After this, coming to the principal object of my visit, I told him plainly that, although for several days past I had heard of the attempt made both at the convocation of the prelates and in Parliament to impugn the [his aunt] Queen's (age 47) rights, and greatly injure her just cause, I had taken no notice of the facts, inasmuch as I could not be persuaded that so wise, virtuous, and Catholic a prince could possibly authorize or sanction such things, and also because I thought and believed that such practices (menees) could in no wise impair the Queen's (age 47) right or cause her harm. Yet that having lately been apprized from various quarters that such an attempt was really being made, I considered that I could not acquit myself of my duty towards God, towards Your Imperial Majesty, and towards himself if I did not remonstrate at once against such behaviour, and entreat him by his virtue, wisdom, and humanity patiently to listen to my observations as proceeding from my desire for his service, for that though he might disregard and despise man, he would at least respect God. To which the King (age 41) answered that so he had done, and that God and his conscience were perfectly agreed on that point.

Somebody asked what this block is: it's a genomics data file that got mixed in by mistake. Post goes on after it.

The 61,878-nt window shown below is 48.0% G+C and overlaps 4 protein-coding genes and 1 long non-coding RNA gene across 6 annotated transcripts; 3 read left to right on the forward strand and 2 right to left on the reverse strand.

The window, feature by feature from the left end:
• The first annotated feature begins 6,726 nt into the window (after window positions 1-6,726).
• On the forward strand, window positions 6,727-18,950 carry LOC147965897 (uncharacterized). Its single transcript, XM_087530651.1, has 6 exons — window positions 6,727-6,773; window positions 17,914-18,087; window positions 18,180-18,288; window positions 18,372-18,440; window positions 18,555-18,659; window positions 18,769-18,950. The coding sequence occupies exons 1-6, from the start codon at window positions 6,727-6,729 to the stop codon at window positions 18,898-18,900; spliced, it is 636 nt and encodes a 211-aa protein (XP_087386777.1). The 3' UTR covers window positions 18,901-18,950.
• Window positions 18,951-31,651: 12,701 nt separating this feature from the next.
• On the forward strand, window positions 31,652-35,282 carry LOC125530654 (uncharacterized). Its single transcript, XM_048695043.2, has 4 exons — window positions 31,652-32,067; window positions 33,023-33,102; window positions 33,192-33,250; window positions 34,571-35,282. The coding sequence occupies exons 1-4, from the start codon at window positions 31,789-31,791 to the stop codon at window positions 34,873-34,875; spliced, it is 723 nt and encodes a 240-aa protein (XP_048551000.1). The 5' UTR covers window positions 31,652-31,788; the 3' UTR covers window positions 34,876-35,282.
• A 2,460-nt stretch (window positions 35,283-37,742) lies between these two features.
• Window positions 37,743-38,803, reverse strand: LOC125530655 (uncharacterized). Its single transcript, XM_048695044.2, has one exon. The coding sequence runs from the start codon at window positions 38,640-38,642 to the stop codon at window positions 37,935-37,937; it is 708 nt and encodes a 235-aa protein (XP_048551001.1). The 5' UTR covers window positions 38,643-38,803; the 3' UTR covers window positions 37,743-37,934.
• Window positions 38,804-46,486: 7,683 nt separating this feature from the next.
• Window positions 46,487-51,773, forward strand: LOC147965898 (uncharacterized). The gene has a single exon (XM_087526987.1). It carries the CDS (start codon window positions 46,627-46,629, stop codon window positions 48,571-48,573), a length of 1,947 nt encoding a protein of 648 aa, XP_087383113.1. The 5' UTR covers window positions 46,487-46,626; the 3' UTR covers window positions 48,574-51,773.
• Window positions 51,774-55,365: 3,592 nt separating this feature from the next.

Hearing the King (age 41) express himself in this manner and wishing to bring him back to the subject as gently as possible, I observed that my colleague and I could not but be very much flattered at the familiar way in which he had expressed his sentiments, as if we were his own servants, which sentiments, I added, proceeded no doubt from his heart not from his mouth. He assured me, however, that such was not the case, and that what he had just said had been said without dissimulation. Upon which I again said to him that I could not believe that Christianity, being so agitated and troubled by heresies, he could possibly set so bad an example and contravene the treaties of peace and amity which, as he himself, who had been the principal promoter and mediator in them ought to know best, had cost so much time and trouble to make. He ought to know that even supposing no inconvenience arose therefrom in his lifetime there would be most serious ones after his death with regard to the succession. There had never been such a case, I continued, nor did we read of it in history, as for a prince to divorce his legitimate wife after five and twenty years, and marry another woman. Not knowing what to answer to my observations, the King (age 41) gladly seized the opportunity which I gave him by this last statement to contradict me, and said: "Not so long, if you please; and if the world finds this new marriage of mine strange, I find it still more so that the Pope [Julius] should have granted a dispensation for the former." I then mentioned to him five popes who had dispensed in similar cases, and declared that I was unwilling to dispute that matter with him, but that there was no doctor in his kingdom, who after such a debate would not confess that pope Julius was authorized to dispense in the case. After this, coming to speak about the manner in which his solicitors had procured the votes of the university of Paris, on which he founds his principal argument, I offered to produce the letters I had received relating the whole affair, as well as the names of those who had held for the Queen (age 47), but he said there was no necessity at all for that. I, moreover, told him that neither in Spain, nor in Naples, nor in any other country could one single prelate or doctor be found to assert the contrary, and that even in his own kingdom every canonist and lawyer was of the same opinion, with the exception of the few who had been gained over to the other side, and I proposed, in confirmation of my statement, to exhibit other letters, which he likewise refused to see.